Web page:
"Dancing in the Glory of Monsters: The Collapse of the Congo and the Great War of Africa" by Jason K. Stearns (2011) "tells the story of the conflict that resulted from these regional, national, and local dimensions and that has lasted from 1996 until today" (p. 8). The author not only has a depth of experience in the region, but also conveys a passion for the places, people, histories, experiences described. More than anything else, it is the way in which Stearns writes that is appeals. This is a story that needs to be read, and also an example of great story telling.
"This book tries to see the conflict through the eyes of its protagonists and understand why war made more sense than peace, why the regional political elites seem to be so rich in opportunism and so lacking in virtue" (p. 6). Stearns focuses upon "the perpetrators more than the victims, the politicians and the army commanders more than the refugees and rape survivors, although many of the protagonists oscillate between these categories. Rather than dwelling on the horror of the conflict, which is undeniable, I have chosen to grapple with the nature of the system that brought the principal actors to power, limited the choices they could make, and produced such chaos and suffering" (p. 8).
"Like layers of an onion, the Congo war contains wars with wars. There was not one Congo war, or even two, but at least forty or fifty different, interlocking wars. Local conflicts fed into regional and international conflicts and vice versa. Teasing out the origins can be a tail-chasing exercise" (p. 69). That is also where Stearns concludes: "The Congo war had no one cause, no clear conceptual essence that can be easily distilled in a couple of paragraphs. Like an ancient Greek epic, it is a mess of different narrative strands - some heroic, some venal, all combined in a narrative that is not straighforward but layered, shifting, and incomplete. It is not a war of great mechanical precision but of ragged human edges" (p. 336).
In some narratives, the international community (i.e. a few powerful states), exerts its will upon the world. The Congolese wars are yet another example of how agency and power much more complex: "As both Museveni and Kagame had learned in their own insurgencies, the international community was inherently hostile to foreign invasions but turned a blind eye to domestic rebellions that called themselves liberation struggles. Go look for Congolese rebels, he told Kagame, who could act as a fig leaf for Rwandan involvement" (p. 53). Readers unfamiliar with the Congo will be shocked with how other nations, particularly Rwanda, played key roles in the Congolese wars.
There are numerous side notes I found interesting, such as reflections on non-violent action (p. 9), intentional false indoctrination (p. 16), psychology of fear (p. 36), the role of economics and poverty in conflict and hatred (p. 95), the long-term societal impacts of conflict (p. 261). The author was seeking to understand the system, and about this, he concludes: "A central reason, therefore, for the lack of visionary leadership in the Congo is because its political system rewards ruthless behaviour and marginalizes scrupulous leaders. It privileges loyalty over competence, wealth and power over moral character" (p. 331).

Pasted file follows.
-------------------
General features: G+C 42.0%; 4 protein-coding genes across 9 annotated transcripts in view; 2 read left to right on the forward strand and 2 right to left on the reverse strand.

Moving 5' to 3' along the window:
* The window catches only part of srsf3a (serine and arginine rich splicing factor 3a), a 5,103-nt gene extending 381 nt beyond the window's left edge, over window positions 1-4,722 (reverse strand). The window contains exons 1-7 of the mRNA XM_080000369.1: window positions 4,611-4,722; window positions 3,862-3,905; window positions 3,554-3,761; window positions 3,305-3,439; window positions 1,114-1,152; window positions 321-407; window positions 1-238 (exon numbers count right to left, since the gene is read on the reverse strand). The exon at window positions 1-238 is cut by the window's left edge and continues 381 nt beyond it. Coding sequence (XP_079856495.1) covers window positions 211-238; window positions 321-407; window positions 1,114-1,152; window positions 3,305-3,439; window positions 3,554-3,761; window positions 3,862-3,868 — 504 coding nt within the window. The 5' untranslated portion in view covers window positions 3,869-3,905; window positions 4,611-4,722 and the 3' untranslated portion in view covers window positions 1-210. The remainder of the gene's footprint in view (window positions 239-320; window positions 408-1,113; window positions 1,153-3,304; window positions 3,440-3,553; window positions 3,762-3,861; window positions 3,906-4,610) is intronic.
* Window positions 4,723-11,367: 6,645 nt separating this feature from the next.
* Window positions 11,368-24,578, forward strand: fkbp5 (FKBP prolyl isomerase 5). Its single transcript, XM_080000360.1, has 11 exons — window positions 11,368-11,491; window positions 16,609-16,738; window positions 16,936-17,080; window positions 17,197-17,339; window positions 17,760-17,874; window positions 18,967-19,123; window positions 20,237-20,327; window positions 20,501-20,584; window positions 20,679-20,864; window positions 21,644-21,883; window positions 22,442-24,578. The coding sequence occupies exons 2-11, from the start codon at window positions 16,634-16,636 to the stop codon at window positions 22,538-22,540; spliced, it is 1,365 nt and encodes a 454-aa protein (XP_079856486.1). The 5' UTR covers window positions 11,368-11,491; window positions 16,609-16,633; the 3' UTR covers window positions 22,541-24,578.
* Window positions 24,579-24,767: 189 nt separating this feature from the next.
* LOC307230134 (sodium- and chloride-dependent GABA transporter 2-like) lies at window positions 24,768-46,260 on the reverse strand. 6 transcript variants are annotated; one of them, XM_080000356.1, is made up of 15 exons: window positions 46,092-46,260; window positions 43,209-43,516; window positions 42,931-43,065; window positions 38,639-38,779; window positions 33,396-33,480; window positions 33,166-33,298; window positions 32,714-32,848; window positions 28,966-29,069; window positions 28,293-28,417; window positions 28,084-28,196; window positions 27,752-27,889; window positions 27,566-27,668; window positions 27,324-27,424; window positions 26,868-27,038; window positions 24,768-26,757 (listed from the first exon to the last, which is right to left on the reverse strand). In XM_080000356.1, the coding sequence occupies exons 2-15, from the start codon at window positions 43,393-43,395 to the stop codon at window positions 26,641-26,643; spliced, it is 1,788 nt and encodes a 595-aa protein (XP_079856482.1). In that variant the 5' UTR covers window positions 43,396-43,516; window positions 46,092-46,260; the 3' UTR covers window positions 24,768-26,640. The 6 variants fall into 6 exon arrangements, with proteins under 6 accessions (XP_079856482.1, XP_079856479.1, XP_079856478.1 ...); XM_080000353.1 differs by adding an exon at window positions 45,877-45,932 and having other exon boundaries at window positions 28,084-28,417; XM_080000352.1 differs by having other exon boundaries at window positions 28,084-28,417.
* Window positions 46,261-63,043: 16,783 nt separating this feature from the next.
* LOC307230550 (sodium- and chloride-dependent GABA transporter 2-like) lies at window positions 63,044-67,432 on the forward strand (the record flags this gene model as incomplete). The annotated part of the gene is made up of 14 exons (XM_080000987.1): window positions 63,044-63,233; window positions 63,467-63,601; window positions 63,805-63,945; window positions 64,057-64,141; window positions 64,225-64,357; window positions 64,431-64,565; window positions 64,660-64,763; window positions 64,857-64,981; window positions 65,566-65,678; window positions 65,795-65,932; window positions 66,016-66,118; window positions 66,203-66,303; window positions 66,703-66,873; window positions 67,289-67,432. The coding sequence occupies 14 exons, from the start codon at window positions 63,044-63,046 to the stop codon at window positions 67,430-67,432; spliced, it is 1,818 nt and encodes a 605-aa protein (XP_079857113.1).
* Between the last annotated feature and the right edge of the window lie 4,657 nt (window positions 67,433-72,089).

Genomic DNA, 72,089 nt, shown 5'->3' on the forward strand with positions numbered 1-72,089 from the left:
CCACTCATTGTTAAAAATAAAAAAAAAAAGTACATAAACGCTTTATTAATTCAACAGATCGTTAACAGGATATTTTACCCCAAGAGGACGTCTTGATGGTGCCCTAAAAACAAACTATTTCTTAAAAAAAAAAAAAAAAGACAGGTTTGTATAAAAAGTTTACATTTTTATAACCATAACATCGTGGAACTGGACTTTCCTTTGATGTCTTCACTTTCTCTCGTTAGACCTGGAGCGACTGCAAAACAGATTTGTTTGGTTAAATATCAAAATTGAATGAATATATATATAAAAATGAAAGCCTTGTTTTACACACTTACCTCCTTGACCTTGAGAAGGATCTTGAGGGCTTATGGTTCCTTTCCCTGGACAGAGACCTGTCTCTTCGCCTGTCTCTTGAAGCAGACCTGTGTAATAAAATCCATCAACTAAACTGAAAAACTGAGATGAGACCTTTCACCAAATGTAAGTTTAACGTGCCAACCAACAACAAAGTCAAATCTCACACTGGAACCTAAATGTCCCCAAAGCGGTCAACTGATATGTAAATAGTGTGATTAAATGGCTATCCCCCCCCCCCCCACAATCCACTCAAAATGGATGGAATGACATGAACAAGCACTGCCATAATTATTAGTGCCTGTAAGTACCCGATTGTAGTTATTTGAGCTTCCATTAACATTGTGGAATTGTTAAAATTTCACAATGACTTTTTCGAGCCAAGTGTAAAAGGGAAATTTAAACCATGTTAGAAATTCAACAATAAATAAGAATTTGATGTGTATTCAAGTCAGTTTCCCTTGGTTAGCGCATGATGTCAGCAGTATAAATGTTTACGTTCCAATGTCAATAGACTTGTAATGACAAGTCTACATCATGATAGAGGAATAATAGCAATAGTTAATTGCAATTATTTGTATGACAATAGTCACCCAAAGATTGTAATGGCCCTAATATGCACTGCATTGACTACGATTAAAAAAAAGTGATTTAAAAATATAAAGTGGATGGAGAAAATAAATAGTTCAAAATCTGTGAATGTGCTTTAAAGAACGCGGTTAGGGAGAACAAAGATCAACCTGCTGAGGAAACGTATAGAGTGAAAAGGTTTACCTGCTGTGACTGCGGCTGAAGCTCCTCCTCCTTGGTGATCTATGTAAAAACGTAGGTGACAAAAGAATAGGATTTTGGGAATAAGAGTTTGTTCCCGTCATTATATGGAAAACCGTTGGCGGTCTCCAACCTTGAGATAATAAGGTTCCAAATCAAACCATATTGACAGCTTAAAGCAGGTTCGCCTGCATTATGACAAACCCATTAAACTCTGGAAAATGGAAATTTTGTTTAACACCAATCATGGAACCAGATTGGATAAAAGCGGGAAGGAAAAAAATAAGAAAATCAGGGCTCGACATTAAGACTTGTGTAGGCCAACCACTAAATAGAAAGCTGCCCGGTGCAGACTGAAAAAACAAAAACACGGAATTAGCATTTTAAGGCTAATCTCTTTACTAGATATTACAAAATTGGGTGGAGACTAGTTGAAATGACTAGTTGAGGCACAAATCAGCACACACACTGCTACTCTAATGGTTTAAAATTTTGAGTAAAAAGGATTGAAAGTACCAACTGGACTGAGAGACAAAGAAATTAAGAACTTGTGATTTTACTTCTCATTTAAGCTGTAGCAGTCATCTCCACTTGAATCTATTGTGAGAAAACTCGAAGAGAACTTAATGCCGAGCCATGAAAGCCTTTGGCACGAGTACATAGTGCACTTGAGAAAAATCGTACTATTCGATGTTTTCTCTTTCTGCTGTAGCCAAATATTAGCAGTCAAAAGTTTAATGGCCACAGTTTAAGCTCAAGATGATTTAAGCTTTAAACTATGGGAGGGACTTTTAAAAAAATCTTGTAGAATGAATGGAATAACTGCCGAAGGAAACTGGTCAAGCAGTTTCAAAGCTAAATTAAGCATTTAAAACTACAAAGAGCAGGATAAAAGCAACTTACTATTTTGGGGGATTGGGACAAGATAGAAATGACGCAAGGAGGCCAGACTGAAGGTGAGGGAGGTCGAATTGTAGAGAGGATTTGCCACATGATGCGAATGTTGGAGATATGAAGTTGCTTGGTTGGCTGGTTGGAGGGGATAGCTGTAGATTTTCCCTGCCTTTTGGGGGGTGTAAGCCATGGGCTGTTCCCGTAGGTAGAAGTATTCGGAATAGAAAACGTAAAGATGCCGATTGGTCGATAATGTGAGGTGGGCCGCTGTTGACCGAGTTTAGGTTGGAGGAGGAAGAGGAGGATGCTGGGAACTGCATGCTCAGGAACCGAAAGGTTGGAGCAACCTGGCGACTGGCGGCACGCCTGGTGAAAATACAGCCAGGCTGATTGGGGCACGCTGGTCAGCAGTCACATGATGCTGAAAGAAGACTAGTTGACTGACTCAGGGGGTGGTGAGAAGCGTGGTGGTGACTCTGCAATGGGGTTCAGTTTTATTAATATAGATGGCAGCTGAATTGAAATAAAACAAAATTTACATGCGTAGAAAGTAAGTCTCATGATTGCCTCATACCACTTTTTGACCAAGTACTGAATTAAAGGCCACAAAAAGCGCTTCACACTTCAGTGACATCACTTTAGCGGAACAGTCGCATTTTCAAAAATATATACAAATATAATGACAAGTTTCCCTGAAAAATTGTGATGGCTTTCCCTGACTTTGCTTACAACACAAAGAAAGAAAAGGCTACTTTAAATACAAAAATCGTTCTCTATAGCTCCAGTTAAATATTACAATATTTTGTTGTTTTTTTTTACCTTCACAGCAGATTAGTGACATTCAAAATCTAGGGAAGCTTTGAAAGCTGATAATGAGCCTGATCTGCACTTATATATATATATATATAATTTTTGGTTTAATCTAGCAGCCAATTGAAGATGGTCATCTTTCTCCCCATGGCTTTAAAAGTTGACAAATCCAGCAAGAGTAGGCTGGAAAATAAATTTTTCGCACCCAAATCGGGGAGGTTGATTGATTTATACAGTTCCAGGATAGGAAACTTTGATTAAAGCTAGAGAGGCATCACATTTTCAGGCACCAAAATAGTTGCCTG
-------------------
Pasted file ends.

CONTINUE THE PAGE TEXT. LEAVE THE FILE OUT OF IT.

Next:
What lessons can be learned? "This state of affairs should force foreign donors to think more carefully about contributing billions of dollars to development in the Congo without pondering the long-term repercussions… By taking the financing of most public services, donors take pressure off the Congolese government to respond to the needs of its citizens. Ultimately, the rule of law will not be created through a capacity building project in the ministry of finance but through a power struggle between government, local elites, and business circles. Donors need to figure out how to most responsibly insert themselves in this dynamic and not just pave roads, build hospitals, and reform fiscal systems" (p. 332). However, there "are no easy solutions for the Congo, no silver bullets to produce accountable government and peace. The ultimate fate of the country rests with the Congolese people themselves.Westerners also have a role to play, in part because of our historical debt to the country, in part because it is the right thing to do. This does not mean imposing a foreign vision on the country or simply sending food and money. It means understanding it and its politics and rhythms on their own terms, and then doing our part in providing the environment conducive to growth and stability" (p. 337).
My only (minor) recommendation to the author would be to reduce points of repetition. Some stories and facts are returned at different parts of the book. This may have been purposeful, for a readership unfamiliar with the details, but at times gave it a slightly unpolished feel.